> The ones on the edge will also be happily dismantling each other, and being
> dismantled by the ones in the middle. They also have to spend time making
Why should a grey goo be disassembling diamondoid? The only reason would seem to keep down the blue, which would require recognition. Notice that blue is static, as autoreplicating blue would seem to be basically undistinguishable from grey. Blue is brittle, and more complex than grey, so it will be outperformed anyway.
> more grey goo nanobots to form the new outer shell, while they're being
Why 'shell'? This is free environment. The grey grow as a thin layer over organical materials. Grey cannot function under anaerobic conditions. Of course distinct erosion pattern, or even cooperative behaviour could evolve, which transports oxygen actively within volume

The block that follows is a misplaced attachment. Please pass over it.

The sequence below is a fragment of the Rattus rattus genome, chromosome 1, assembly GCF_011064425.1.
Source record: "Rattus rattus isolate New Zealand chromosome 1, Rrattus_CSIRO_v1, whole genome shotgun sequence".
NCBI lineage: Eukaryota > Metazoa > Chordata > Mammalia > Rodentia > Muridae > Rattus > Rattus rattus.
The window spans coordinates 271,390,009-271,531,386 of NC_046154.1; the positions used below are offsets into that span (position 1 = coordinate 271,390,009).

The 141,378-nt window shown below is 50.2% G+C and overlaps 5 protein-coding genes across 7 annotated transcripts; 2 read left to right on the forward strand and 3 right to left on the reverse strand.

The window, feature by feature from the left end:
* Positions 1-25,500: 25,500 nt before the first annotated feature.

> dismantled by the other nanobots, and while other nanobots are busily
> dismantling the new nanobots that they're trying to build. It's far from
> an easy task; nanobot reproduction will be hard enough in a stable
> environment, let alone when other hostile nanobots are dismantling what
> you're building as you're building it.
If the capability to erode diamondoid has evolved, the capability to thrive in unstable environments will not be long to follow.
> This whole idea seems an obvious non-starter to me as soon as you think
> about these problems.
Funny, I think the problem is at least nondecideable with our current knowledge. My intuition even tells me that grey has a slight or even noticeable advantage, which makes it fundamentally uncontainable once beyond a certain autoamplification stage.